PubMed

    Wang, Yufei; Lavender, Paul; Watson, Julie; Arno, Matthew; Lehner, Thomas

    2015-06-19

    The prevailing evidence suggests that immunological memory does not require antigenic re-stimulation but is maintained by low level tonic stimulation. We examined the hypothesis that stress agents contribute to tonic cellular activation and maintain immunological memory. Stimulation of monocyte-derived dendritic cells (DC) with stress agents elicits reactive oxygen species and HSP70. NFκB is activated, which up-regulates membrane-associated (ma) IL-15, caspase-1 and IL-1β. Co-culture of stress-treated DC with mononuclear cells activates IL-15 and IL-1β receptors on CD4(+) T cells, eliciting CD40L, proliferation, and up-regulation of CD45RO(+) memory T cells. The transcription factors Tbet(high) and RORγt are up-regulated, whereas FoxP3 is down-regulated, resulting in enhanced Th1 and Th17 expression and the corresponding cytokines. The interaction between maIL-15 expressed by DC and IL-15R on CD4(+) T cells results in one pathway and the corresponding cells expressing IL-1β and IL1βR as a second pathway. Importantly, inhibition studies with IL-15 antibodies and IL-1βR inhibitor suggest that both pathways may be required for optimum CD4(+) CD45RO(+) memory T cell expression. Type 1 IFN expression in splenic CD11c DC of stress-treated mice demonstrated a significant increase of IFN-α in CD11c CD317(+) and CD8α(+) DC. Analysis of RNA in human CD4(+) memory T cells showed up-regulation of type 1 IFN-stimulated genes and inhibition with histone methyltransferase inhibitor. We suggest the paradigm that stress-induced tonic stimulation might be responsible for the robust persistence of the immune response in vaccination and that epigenetic changes are involved in maintaining CD4(+) T cell memory. PMID:25907558

  14. Stress-activated Dendritic Cells (DC) Induce Dual Interleukin (IL)-15- and IL1β-mediated Pathways, Which May Elicit CD4+ Memory T Cells and Interferon (IFN)-stimulated Genes*

    PubMed Central

    Wang, Yufei; Lavender, Paul; Watson, Julie; Arno, Matthew; Lehner, Thomas

    2015-01-01

    The prevailing evidence suggests that immunological memory does not require antigenic re-stimulation but is maintained by low level tonic stimulation. We examined the hypothesis that stress agents contribute to tonic cellular activation and maintain immunological memory. Stimulation of monocyte-derived dendritic cells (DC) with stress agents elicits reactive oxygen species and HSP70. NFκB is activated, which up-regulates membrane-associated (ma) IL-15, caspase-1 and IL-1β. Co-culture of stress-treated DC with mononuclear cells activates IL-15 and IL-1β receptors on CD4+ T cells, eliciting CD40L, proliferation, and up-regulation of CD45RO+ memory T cells. The transcription factors Tbethigh and RORγt are up-regulated, whereas FoxP3 is down-regulated, resulting in enhanced Th1 and Th17 expression and the corresponding cytokines. The interaction between maIL-15 expressed by DC and IL-15R on CD4+ T cells results in one pathway and the corresponding cells expressing IL-1β and IL1βR as a second pathway. Importantly, inhibition studies with IL-15 antibodies and IL-1βR inhibitor suggest that both pathways may be required for optimum CD4+ CD45RO+ memory T cell expression. Type 1 IFN expression in splenic CD11c DC of stress-treated mice demonstrated a significant increase of IFN-α in CD11c CD317+ and CD8α+ DC. Analysis of RNA in human CD4+ memory T cells showed up-regulation of type 1 IFN-stimulated genes and inhibition with histone methyltransferase inhibitor. We suggest the paradigm that stress-induced tonic stimulation might be responsible for the robust persistence of the immune response in vaccination and that epigenetic changes are involved in maintaining CD4+ T cell memory. PMID:25907558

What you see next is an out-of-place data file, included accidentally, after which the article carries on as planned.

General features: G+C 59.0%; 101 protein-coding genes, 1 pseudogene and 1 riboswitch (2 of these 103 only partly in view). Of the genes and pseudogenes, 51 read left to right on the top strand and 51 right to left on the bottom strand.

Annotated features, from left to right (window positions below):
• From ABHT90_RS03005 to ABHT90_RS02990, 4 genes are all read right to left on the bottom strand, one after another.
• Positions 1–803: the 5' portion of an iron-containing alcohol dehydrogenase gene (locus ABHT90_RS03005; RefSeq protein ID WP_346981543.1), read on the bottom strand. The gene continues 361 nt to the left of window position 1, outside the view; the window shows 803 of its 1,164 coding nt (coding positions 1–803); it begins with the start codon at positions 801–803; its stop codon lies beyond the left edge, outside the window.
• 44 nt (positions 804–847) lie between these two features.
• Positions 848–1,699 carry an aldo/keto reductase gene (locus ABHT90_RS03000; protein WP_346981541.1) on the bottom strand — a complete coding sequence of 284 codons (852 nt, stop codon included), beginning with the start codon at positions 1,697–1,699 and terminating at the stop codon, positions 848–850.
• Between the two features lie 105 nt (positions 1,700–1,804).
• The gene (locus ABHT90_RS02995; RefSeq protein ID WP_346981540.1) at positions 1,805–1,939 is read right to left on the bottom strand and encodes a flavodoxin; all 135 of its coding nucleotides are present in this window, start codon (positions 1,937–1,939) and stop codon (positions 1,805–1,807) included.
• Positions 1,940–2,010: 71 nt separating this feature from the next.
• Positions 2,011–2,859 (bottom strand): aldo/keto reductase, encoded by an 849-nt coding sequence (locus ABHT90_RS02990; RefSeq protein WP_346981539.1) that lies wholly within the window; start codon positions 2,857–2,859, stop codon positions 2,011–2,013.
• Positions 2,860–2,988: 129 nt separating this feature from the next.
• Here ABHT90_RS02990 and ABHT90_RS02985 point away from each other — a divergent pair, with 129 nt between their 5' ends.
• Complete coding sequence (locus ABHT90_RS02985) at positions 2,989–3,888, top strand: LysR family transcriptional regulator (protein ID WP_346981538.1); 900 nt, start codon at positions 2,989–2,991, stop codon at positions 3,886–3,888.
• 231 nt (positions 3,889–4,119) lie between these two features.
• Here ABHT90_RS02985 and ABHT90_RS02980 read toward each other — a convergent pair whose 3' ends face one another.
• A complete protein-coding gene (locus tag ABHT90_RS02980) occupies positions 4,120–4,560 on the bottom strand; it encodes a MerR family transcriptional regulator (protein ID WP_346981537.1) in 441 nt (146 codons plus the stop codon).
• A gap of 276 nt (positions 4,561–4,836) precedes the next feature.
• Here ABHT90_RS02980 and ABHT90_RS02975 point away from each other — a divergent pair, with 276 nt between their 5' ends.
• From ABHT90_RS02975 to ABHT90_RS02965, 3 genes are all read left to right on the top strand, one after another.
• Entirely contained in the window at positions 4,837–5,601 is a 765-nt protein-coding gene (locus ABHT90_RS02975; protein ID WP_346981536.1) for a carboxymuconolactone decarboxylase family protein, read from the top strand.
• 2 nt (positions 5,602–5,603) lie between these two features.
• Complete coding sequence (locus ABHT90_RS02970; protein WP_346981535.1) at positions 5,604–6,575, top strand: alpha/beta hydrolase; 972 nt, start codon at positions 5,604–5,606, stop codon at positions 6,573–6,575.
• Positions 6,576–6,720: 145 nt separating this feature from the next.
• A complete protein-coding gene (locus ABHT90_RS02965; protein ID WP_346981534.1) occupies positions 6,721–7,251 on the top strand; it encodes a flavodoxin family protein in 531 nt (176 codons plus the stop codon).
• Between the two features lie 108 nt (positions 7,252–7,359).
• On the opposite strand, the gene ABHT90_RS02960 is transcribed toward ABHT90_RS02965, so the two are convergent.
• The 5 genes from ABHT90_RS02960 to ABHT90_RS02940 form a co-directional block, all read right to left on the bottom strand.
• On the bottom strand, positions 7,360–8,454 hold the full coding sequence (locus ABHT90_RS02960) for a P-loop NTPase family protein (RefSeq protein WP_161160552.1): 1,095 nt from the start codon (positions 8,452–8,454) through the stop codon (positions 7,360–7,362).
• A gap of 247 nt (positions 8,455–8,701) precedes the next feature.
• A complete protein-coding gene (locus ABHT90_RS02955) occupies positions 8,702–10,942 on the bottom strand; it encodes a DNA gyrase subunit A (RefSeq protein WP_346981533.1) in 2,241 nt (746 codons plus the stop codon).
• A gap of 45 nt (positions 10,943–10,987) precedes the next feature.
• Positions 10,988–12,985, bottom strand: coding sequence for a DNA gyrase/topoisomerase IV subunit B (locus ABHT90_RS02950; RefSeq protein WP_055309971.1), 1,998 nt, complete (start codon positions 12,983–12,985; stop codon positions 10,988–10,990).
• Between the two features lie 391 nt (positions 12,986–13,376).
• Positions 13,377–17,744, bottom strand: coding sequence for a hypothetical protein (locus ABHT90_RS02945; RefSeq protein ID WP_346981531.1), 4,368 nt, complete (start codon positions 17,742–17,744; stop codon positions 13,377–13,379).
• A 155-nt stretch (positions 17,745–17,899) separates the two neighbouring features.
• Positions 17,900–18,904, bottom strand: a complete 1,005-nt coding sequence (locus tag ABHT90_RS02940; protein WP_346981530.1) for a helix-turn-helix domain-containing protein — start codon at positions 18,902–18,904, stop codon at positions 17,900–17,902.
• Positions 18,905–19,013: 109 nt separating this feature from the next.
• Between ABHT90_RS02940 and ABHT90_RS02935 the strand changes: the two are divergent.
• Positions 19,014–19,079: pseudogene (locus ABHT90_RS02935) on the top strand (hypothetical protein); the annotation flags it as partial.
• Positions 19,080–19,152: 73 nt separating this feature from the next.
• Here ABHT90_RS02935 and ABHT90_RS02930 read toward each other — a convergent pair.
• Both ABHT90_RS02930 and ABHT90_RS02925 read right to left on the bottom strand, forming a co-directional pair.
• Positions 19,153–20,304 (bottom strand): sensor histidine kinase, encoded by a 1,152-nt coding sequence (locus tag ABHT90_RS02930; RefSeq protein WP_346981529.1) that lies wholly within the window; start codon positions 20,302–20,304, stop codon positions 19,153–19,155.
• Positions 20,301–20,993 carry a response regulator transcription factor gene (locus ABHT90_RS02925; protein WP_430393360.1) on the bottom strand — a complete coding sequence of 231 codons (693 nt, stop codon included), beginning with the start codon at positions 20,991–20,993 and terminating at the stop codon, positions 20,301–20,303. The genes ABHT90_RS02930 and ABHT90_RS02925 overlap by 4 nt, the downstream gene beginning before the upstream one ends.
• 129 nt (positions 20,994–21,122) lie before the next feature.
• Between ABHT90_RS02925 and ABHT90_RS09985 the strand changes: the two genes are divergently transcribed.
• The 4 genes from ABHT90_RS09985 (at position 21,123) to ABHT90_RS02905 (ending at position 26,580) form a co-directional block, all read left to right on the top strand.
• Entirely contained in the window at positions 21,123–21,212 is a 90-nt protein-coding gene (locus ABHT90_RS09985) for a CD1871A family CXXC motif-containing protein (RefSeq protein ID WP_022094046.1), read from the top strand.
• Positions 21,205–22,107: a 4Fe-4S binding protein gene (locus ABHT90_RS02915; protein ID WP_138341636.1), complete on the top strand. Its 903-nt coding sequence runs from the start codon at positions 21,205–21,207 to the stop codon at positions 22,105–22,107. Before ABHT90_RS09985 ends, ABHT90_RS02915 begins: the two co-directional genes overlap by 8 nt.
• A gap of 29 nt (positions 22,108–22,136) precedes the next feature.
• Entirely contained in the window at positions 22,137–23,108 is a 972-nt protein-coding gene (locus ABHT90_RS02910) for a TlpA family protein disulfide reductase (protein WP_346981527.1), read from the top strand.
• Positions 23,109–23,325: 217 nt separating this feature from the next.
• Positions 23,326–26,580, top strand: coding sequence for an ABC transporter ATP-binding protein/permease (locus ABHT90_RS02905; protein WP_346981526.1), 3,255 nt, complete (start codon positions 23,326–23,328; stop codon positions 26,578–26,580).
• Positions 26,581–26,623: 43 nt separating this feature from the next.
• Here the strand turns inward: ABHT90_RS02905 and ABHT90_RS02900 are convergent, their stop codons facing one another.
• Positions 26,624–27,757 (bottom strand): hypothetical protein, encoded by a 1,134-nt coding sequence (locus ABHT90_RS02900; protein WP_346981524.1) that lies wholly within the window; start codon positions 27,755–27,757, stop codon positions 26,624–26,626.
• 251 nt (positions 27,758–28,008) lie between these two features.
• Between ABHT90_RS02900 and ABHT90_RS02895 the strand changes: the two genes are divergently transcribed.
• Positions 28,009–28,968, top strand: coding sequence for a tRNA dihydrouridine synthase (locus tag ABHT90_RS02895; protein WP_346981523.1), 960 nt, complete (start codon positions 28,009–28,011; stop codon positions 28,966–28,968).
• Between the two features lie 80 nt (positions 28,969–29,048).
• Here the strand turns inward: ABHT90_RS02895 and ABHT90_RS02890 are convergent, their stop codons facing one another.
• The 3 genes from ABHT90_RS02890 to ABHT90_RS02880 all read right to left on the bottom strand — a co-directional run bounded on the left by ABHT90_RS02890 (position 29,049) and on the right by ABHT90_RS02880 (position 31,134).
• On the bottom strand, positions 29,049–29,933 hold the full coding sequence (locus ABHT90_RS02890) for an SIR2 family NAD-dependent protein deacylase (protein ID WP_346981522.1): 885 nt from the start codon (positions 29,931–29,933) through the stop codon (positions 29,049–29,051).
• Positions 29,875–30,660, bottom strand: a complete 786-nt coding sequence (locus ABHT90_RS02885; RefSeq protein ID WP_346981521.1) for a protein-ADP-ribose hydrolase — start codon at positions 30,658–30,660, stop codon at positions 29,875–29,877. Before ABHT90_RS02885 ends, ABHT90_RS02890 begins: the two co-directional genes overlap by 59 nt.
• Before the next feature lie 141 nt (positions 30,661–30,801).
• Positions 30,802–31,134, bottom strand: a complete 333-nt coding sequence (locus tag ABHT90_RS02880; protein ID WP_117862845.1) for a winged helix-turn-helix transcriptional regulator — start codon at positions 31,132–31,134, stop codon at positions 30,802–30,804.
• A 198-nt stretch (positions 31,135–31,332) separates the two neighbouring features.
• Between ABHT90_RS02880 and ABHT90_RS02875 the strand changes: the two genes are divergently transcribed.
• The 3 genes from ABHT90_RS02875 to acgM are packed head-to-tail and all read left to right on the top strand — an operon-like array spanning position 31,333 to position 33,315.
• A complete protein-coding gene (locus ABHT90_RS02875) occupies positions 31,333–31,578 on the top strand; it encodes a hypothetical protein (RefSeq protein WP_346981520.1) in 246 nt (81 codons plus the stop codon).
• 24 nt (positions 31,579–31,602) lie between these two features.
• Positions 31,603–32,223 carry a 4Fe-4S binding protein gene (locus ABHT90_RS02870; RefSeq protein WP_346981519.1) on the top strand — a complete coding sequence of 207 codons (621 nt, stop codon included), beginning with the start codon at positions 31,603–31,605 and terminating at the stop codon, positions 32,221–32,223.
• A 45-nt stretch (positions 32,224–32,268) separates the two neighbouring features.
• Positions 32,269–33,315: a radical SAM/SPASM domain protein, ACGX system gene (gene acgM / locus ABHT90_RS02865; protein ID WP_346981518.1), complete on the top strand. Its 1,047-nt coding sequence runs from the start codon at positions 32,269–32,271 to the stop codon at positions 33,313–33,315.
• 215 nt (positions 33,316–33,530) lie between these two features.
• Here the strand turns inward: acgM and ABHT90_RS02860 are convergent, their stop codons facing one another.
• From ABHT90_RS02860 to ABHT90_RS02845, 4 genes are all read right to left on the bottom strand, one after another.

15. Preclinical targeting of human T-cell malignancies using CD4-specific chimeric antigen receptor (CAR)-engineered T cells.

    PubMed

    Pinz, K; Liu, H; Golightly, M; Jares, A; Lan, F; Zieve, G W; Hagag, N; Schuster, M; Firor, A E; Jiang, X; Ma, Y

    2016-03-01

    Peripheral T-cell lymphomas (PTCLs) are aggressive lymphomas with no effective upfront standard treatment and ineffective options in relapsed disease, resulting in poorer clinical outcomes as compared with B-cell lymphomas. The adoptive transfer of T cells engineered to express chimeric antigen receptors (CARs) is a promising new approach for treatment of hematological malignancies. However, preclinical reports of targeting T-cell lymphoma with CARs are almost non-existent. Here we have designed a CAR, CD4CAR, which redirects the antigen specificity of CD8+ cytotoxic T cells to CD4-expressing cells. CD4CAR T cells derived from human peripheral blood mononuclear cells and cord blood effectively redirected T-cell specificity against CD4+ cells in vitro. CD4CAR T cells efficiently eliminated a CD4+ leukemic cell line and primary CD4+ PTCL patient samples in co-culture assays. Notably, CD4CAR T cells maintained a central memory stem cell-like phenotype (CD8+CD45RO+CD62L+) under standard culture conditions. Furthermore, in aggressive orthotropic T-cell lymphoma models, CD4CAR T cells efficiently suppressed the growth of lymphoma cells while also significantly prolonging mouse survival. Combined, these studies demonstrate that CD4CAR-expressing CD8+ T cells are efficacious in ablating malignant CD4+ populations, with potential use as a bridge to transplant or stand-alone therapy for the treatment of PTCLs. PMID:26526988

  16. reChIP-seq reveals widespread bivalency of H3K4me3 and H3K27me3 in CD4(+) memory T cells.

    PubMed

    Kinkley, Sarah; Helmuth, Johannes; Polansky, Julia K; Dunkel, Ilona; Gasparoni, Gilles; Fröhler, Sebastian; Chen, Wei; Walter, Jörn; Hamann, Alf; Chung, Ho-Ryun